As a group, Unitarian Universalists are engaged with the world around us. Even now, most of us are active members of congregations. We pledge faithfully, we put on programming, we host worship open to all, even when it’s sometimes difficult to remain as connected as we remember from past years. But when it comes to welcoming new folks—uplifting new voices who might be heard within the congregation, flinging open the proverbial doors so that others might join in the work we joyfully do—we are often not doing this. It’s true sometimes even when we don’t have a pandemic going on, but right now, the work of connecting with, reaching out to others who are part of our periphery, whose presence is always quietly welcome here in the Zoom room but who haven’t yet been called forth to stay with us for the long haul, is just as important as it was when we could meet each other in a fellowship hall for social time.
Our community now is like the fisherman in our story for all ages. We know the fishing songs; we know the routines that put us at ease. Our existence has the simple joy of familiarity; of remembering that we can see these same people week after week, and not need to be surprised by novelty. Our story spoke of discerning what truly is of value to us: after being robbed, the fisherman realized that what he truly valued was not his new-gotten possessions or the wealth he gained from selling the pearl. But his mistake was not in gaining those riches, accepting the gifts of the ocean and the gifts of the spirits of his home, by selling the pearl in the first place. His mistake was to fall out of relationship after gaining them. His mistake was to use the land’s gift to him without paying it back. And so his home, his community of fishers and his peace sailing on the water, ceased to be his home until his relationship to the land and the community was restored.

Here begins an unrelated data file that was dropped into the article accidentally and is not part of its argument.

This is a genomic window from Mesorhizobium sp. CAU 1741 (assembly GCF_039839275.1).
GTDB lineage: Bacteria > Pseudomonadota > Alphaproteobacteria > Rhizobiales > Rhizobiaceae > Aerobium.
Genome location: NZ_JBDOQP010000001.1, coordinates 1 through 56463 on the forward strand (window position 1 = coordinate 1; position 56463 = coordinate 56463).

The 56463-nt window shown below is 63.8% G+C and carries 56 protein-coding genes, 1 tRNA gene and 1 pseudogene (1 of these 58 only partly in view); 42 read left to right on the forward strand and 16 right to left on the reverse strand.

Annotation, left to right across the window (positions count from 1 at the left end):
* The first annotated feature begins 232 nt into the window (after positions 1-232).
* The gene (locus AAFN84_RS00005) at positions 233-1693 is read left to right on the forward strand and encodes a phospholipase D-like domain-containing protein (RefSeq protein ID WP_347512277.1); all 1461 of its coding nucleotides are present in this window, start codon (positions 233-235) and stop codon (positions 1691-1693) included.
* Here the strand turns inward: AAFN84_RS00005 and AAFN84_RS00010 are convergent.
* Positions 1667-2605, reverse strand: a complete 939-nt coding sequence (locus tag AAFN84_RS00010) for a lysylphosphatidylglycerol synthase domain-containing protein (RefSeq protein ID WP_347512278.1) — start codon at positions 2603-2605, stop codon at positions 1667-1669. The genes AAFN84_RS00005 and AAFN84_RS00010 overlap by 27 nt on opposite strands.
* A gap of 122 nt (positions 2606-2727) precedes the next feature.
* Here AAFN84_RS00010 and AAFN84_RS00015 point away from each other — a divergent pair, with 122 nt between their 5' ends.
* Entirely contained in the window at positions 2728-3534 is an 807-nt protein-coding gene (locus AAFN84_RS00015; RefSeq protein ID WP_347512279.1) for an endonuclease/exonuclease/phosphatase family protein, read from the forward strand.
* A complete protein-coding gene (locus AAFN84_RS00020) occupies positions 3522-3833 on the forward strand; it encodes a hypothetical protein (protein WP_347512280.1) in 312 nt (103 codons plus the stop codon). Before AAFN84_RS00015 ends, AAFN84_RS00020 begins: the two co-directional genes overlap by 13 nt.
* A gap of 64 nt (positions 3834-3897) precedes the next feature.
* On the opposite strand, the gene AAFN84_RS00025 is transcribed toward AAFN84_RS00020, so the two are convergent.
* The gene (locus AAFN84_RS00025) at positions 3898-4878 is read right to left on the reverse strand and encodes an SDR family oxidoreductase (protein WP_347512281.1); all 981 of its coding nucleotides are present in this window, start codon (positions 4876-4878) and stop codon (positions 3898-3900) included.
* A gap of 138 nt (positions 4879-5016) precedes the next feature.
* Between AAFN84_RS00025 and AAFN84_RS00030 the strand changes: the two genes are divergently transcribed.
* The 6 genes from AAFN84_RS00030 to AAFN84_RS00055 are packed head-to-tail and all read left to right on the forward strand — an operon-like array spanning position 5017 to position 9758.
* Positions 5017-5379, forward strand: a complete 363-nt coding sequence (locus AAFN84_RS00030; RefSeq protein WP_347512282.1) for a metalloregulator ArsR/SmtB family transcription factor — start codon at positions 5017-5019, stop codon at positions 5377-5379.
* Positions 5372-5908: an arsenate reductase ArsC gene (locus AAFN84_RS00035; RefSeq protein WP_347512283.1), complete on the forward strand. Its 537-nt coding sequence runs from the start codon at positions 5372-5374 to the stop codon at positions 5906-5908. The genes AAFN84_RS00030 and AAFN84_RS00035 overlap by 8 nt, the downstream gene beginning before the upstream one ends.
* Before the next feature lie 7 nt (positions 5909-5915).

Those who would seek to join us are, like the oyster bearing the pearl, gifts to be readily accepted. And when we accept them—when we accept you, out there, who want to join in the love and wholeness of this community and make it your soul-home—we also accept the invitation to stay in relationship to one another. We choose to stay in community. We choose to join in strength, recalling Starhawk’s words in creating “a circle of healing, a circle of friends, someplace where we can be free.”